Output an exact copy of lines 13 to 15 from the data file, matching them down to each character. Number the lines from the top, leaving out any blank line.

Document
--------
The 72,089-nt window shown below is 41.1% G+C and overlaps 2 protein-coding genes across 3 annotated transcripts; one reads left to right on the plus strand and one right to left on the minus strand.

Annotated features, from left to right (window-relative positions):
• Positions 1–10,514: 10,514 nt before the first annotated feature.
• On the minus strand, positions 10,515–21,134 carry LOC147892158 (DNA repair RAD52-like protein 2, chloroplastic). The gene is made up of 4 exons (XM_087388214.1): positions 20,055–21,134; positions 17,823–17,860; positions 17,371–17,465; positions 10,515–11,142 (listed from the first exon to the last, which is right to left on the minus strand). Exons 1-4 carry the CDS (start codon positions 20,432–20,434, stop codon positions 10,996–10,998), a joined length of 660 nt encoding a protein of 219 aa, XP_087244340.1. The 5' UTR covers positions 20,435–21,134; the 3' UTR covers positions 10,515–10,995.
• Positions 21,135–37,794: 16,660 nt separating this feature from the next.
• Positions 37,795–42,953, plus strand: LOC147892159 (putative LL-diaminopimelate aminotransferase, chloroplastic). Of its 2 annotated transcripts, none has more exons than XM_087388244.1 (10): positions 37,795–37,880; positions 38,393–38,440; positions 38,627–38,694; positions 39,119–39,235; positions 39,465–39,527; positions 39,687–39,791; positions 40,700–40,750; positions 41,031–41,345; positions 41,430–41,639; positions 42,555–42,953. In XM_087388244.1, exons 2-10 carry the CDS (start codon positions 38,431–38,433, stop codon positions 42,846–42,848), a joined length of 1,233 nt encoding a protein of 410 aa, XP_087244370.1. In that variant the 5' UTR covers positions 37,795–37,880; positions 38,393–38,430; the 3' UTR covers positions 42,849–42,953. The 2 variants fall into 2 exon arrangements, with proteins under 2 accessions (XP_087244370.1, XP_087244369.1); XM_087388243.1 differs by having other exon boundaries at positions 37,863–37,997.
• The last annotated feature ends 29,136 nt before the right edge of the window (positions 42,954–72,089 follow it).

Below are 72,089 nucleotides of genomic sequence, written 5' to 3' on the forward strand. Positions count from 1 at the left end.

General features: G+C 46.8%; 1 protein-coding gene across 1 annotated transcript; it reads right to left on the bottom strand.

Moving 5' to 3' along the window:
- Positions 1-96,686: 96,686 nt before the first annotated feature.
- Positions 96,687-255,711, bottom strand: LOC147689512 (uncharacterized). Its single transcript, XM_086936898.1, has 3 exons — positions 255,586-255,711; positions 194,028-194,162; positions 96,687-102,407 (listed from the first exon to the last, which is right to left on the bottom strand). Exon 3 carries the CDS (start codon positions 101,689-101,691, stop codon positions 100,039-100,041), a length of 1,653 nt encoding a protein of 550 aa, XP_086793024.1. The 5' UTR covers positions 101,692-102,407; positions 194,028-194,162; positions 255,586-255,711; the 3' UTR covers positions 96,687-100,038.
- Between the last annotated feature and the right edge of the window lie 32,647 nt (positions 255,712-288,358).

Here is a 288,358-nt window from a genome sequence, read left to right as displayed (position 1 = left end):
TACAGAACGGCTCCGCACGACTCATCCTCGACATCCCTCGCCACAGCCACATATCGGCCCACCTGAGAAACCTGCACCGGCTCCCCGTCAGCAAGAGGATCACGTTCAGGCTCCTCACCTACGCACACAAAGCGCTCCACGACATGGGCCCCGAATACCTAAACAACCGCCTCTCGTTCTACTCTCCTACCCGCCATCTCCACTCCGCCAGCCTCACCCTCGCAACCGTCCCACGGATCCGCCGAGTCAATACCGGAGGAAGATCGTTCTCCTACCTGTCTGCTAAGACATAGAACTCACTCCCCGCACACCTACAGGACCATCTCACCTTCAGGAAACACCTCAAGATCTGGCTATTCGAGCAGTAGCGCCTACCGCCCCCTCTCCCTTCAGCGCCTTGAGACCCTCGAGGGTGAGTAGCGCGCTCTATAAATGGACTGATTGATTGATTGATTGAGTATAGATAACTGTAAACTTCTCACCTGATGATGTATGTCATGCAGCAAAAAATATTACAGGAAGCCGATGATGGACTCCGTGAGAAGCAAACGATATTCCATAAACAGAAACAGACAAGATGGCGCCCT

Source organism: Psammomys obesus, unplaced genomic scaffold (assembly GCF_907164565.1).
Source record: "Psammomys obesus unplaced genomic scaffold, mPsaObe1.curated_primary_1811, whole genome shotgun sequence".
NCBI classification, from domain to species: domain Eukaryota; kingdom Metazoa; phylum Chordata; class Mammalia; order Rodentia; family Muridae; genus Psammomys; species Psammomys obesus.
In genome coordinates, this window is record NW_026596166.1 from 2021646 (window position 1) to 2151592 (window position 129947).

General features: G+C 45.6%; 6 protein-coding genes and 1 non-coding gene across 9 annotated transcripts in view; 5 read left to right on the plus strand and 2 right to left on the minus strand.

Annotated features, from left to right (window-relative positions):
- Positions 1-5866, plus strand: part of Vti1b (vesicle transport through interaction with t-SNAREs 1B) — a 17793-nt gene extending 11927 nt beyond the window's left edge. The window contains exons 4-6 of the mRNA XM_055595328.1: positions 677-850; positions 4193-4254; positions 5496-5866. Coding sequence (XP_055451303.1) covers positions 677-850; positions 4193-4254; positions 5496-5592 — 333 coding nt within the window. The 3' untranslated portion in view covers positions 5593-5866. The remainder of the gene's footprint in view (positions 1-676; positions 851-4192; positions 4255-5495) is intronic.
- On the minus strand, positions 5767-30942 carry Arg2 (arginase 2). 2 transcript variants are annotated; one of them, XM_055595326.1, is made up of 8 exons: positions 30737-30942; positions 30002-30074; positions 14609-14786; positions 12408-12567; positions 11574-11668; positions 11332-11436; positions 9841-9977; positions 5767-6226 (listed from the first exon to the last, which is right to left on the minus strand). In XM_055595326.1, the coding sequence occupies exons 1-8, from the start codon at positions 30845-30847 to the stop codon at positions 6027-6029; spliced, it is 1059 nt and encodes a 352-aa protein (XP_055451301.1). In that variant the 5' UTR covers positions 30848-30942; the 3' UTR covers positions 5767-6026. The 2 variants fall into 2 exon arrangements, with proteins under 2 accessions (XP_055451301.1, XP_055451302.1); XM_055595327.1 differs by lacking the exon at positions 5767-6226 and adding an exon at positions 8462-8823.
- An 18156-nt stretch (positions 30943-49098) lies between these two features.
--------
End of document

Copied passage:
- Between the last annotated feature and the right edge of the window lie 32,647 nt (positions 255,712-288,358).

Here is a 288,358-nt window from a genome sequence, read left to right as displayed (position 1 = left end):
TACAGAACGGCTCCGCACGACTCATCCTCGACATCCCTCGCCACAGCCACATATCGGCCCACCTGAGAAACCTGCACCGGCTCCCCGTCAGCAAGAGGATCACGTTCAGGCTCCTCACCTACGCACACAAAGCGCTCCACGACATGGGCCCCGAATACCTAAACAACCGCCTCTCGTTCTACTCTCCTACCCGCCATCTCCACTCCGCCAGCCTCACCCTCGCAACCGTCCCACGGATCCGCCGAGTCAATACCGGAGGAAGATCGTTCTCCTACCTGTCTGCTAAGACATAGAACTCACTCCCCGCACACCTACAGGACCATCTCACCTTCAGGAAACACCTCAAGATCTGGCTATTCGAGCAGTAGCGCCTACCGCCCCCTCTCCCTTCAGCGCCTTGAGACCCTCGAGGGTGAGTAGCGCGCTCTATAAATGGACTGATTGATTGATTGATTGAGTATAGATAACTGTAAACTTCTCACCTGATGATGTATGTCATGCAGCAAAAAATATTACAGGAAGCCGATGATGGACTCCGTGAGAAGCAAACGATATTCCATAAACAGAAACAGACAAGATGGCGCCCT